- Poole asked for a reduction in ringfencing of local government grants. The Comprehensive Spending Review created significant new local discretion in finances.
- Wirral wanted it to be easier for local communities to take control of assets. Measures in the Localism Bill are designed to achieve this.
Mr Clark also set out three main changes to the Sustainable Communities Act to make it less bureaucratic, more flexible and ultimately better at putting power in local hands. They are:
- Removing timetables that dictated when and how councils could put up requests.
- Consulting on the role of ‘selector’. Last time around, proposals were sent to the LGA - not the Government - who sifted and prioritised the requests that came in.
- Extending the invitation to community groups through the new barrier busting service.
Steve Shaw, National Co-ordinator of Local Works, the coalition that campaigned for the Sustainable Communities Act to become law, said:
Thousands of people in hundreds of council areas have already engaged with the Sustainable Communities Act by putting forward proposals to government. This democratic involvement was fantastic to see. We thank Greg Clark and his department for dealing with all the proposals made so far under the Act expeditiously.
We welcome his intention to extend the invitation for proposals to community groups, his establishment of an ongoing process through this invitation and his plan to consult on revising the role of the ‘selector’. I urge communities and councils to engage now in this exciting new form of ‘bottom up’ governance.
Notes to editors
1. The new barrier busting web address is http://barrierbusting.communities.gov.uk (external link).
2. The first invitation of the Sustainable Communities Act was issued by the previous Government on 14 October 2008. It called for local authorities to submit proposals which they believed would improve the social, economic or environmental well-being of their local area, but would need the Secretary of State’s assistance to make happen.
3. The Government has today decided proposals submitted by local authorities in 2009 under the Sustainable Communities Act 2007. We have placed these decisions in the Library of the House and online at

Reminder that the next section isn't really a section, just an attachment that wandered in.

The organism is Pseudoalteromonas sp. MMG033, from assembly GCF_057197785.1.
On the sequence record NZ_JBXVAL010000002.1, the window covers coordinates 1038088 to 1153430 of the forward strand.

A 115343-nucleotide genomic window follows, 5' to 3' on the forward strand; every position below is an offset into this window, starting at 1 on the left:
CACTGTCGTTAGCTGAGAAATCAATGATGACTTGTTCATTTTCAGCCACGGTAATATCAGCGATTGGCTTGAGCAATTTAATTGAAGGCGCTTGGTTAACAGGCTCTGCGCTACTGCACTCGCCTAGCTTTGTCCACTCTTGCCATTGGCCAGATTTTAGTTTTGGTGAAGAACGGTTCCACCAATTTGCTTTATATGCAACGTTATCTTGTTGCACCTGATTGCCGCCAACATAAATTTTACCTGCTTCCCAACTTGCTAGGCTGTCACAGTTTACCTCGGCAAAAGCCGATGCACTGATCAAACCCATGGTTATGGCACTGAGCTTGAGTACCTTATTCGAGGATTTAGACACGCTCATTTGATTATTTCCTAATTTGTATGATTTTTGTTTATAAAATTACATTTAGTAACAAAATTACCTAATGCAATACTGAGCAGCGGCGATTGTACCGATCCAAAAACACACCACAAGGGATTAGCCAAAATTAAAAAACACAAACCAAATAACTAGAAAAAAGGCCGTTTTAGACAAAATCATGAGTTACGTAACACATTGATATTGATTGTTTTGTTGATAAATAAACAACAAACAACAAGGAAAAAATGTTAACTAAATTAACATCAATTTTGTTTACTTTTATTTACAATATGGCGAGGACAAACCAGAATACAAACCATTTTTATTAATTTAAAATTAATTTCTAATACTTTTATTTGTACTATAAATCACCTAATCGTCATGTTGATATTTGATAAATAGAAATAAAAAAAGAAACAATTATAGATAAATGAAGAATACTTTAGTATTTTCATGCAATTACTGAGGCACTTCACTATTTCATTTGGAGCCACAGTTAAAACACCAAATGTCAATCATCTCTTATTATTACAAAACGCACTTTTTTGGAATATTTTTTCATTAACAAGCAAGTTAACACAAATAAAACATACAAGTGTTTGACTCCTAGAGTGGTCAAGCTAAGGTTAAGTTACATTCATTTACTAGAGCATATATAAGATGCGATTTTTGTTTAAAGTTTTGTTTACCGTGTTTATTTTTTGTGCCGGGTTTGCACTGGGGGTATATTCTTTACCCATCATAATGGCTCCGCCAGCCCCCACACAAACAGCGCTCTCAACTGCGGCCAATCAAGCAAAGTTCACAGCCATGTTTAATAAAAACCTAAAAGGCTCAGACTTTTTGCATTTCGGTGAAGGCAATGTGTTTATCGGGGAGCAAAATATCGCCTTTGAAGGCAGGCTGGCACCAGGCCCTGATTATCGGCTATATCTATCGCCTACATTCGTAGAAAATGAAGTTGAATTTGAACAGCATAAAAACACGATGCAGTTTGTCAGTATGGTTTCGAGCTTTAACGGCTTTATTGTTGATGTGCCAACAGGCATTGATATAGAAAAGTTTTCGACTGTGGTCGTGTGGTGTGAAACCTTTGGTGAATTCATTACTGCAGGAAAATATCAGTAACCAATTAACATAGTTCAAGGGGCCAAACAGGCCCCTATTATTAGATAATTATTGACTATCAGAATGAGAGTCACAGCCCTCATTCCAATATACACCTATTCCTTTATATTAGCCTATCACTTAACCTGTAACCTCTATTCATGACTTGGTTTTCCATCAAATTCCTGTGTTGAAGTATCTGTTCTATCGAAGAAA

http://www.communities.gov.uk/publications/communities/scadecisions. The ‘Sustainable Communities Act 2007’ can be seen here: http://www.legislation.gov.uk/ukpga/2007/23/contents (external link).
4. 100 local authorities submitted proposals to the Local Government Association, appointed as ‘selector’, in July 2009. They presented a short-list of 199 proposals - containing over 300 separate requests - to the previous government in December that year.
5. The proposals being taken forward under the Act echo the Localism Bill, which will give people more say, more choice and more ownership of their local services.
6. The Government will consult in the New Year on regulations which will govern the relationship with a revised ‘selector’, who will have the opportunity to engage with the Secretary of State on barriers that cannot be removed.
7. Common barriers to community action include:
- Business In the Community’s survey of 320 members suggests 80 per cent say they can do more to support communities, but are held back by red tape.
- Restrictions cited include Criminal Records Bureau checks on volunteering.
- Rules that prevent welfare claimants from taking part-time jobs or longer work placements.
- Competition laws that prevent businesses from collaborating on sector-wide initiatives.
- Health and Safety regulation.
- Public Liability Insurance and Catering licences running stalls at events.
- CRB checks.
- Red tape on smaller organisations.